The CA Act requires parties to notify the Civil Aviation Authority (‘CAA’) if there is an accident involving manned aircrafts only. Therefore, the CAA’s current ability to investigate and regulate RPA accidents is very limited.

    Appropriately, the Bill expands the definition of ‘accident’ to include ‘aircraft intended to be flown without any person on board’ to address these concerns. Accidents include the time between when the drone is “ready to move with the purpose of flight” to the time it rests and the propulsion system shut down.
  3. New powers (to detain, seize and destroy drones)
    Malicious RPA use has been problematic globally, with RPAs breaking civil aviation law causing significant risk and disruption to aviation operation.

    The current provisions authorise detention of aircrafts, but do not expressly authorize seizure of an aircraft breaking the law. For law enforcement to take action against unmanned aircrafts, they have to rely on their mandate of preventing crime and keeping the peace, rather than relying on any statutory authority.

    The Bill introduces new RPA intervention powers for the Police and CAA response officers, aiming to ensure safe and effective integration of these aircraft into the civil aviation system. Despite submissions by the NZ Airports Association on a 2019 Exposure Draft, the Bill does not allow for other industry users to have this power.

    If the Bill becomes law in its current state, authorised officers will have the power to seize, detain or destroy RPAs, and obtain a warrant to search the home or maraes. The officer must believe on reasonable grounds that the conditions for exercise of this power have been satisfied. The power must be exercised reasonably and using reasonable means (electronic, mechanical or physical) to bring the RPA under the control of the person seizing or detaining it. Any detention or seizure may last for only as long as necessary to prevent the danger to people or property or the commission of an offence.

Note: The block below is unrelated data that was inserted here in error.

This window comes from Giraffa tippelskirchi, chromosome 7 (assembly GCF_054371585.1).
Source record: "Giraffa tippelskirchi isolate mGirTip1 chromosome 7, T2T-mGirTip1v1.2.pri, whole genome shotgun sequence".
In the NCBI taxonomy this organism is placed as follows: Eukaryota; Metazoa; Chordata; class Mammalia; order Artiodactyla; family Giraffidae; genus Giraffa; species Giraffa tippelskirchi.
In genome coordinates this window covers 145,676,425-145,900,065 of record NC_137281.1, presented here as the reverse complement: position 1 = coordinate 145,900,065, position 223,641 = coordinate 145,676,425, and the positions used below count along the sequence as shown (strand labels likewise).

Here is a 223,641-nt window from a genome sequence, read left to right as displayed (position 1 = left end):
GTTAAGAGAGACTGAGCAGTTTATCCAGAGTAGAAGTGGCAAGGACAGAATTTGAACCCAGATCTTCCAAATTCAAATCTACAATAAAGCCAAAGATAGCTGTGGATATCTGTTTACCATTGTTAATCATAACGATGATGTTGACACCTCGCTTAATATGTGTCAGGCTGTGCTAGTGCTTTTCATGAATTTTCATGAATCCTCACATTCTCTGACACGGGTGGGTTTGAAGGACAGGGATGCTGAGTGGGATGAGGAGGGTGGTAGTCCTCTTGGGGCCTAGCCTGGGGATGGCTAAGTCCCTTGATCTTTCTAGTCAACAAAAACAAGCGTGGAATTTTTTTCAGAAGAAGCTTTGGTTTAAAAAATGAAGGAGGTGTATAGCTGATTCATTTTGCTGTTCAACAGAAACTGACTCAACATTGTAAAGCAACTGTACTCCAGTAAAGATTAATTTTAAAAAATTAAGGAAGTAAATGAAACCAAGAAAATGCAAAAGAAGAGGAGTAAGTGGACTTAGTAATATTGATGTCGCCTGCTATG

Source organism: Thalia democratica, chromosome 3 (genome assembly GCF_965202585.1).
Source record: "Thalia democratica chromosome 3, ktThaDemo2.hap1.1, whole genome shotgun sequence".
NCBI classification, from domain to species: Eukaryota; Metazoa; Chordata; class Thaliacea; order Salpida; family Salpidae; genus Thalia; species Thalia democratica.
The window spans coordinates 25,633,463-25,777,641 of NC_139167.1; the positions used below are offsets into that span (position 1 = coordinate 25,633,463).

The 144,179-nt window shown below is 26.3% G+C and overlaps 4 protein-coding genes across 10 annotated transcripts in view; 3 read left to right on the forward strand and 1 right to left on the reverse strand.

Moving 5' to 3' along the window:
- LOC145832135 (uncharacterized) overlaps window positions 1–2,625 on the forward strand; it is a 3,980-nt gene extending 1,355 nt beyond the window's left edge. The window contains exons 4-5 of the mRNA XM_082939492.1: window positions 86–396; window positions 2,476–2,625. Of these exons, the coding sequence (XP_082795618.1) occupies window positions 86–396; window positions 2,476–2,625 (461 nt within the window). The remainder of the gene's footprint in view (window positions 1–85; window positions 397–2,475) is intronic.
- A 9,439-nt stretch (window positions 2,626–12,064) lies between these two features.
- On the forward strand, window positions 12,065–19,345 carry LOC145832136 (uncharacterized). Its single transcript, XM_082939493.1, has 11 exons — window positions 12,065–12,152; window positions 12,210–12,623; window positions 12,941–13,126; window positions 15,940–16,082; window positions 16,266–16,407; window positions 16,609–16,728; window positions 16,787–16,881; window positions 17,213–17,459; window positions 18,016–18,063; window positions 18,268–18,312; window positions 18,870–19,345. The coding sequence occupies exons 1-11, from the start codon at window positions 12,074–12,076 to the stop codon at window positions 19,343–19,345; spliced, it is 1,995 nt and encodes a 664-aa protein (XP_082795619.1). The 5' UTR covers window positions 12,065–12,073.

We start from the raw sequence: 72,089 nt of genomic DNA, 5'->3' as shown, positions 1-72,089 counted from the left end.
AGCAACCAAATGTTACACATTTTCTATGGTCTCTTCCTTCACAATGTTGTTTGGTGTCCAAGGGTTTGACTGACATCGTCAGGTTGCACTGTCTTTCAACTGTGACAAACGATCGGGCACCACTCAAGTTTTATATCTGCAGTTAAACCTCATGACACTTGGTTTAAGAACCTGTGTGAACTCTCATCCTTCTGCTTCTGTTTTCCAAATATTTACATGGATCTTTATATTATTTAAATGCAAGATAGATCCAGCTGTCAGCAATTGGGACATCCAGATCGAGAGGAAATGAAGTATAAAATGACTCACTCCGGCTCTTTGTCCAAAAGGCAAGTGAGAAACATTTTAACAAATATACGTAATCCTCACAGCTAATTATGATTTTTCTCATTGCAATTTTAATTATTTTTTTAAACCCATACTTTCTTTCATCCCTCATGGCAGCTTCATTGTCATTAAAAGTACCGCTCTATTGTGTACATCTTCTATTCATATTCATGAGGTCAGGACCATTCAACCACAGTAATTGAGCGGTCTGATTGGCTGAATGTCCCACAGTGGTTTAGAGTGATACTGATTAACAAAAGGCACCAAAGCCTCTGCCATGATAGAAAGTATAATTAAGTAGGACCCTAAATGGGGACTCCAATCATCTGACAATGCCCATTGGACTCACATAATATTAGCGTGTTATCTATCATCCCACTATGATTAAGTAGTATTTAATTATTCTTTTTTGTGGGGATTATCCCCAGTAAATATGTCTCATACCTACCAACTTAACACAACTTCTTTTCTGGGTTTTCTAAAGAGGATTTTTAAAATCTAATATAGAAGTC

4. Penalties
    The Bill increases the penalties for dangerous activity to NZ$150,000 for individuals and up to NZ$1.5 million for businesses. For reckless activities the Bill increases this penalty further; with individuals facing up to 5 years imprisonment and fines up to NZ$300,000, and NZ$3 million for businesses.

What is next?

The Transport and Infrastructure Committee’s report on the Civil Aviation Bill was presented to the House on the 2nd June 2022, with the recommendation to the House by the majority of the Committee that the Bill be passed. All of the amendments were recommended unanimously, and the full list of recommendations relating to the aviation system as a whole can be found here.

The Bill is currently at its second reading stage, awaiting the House to debate the select committee report and vote on the Bill.

DISCLAIMER: Because of the generality of this update, the information provided herein may not be applicable in all situations and should not be acted upon without specific legal advice based on particular situations.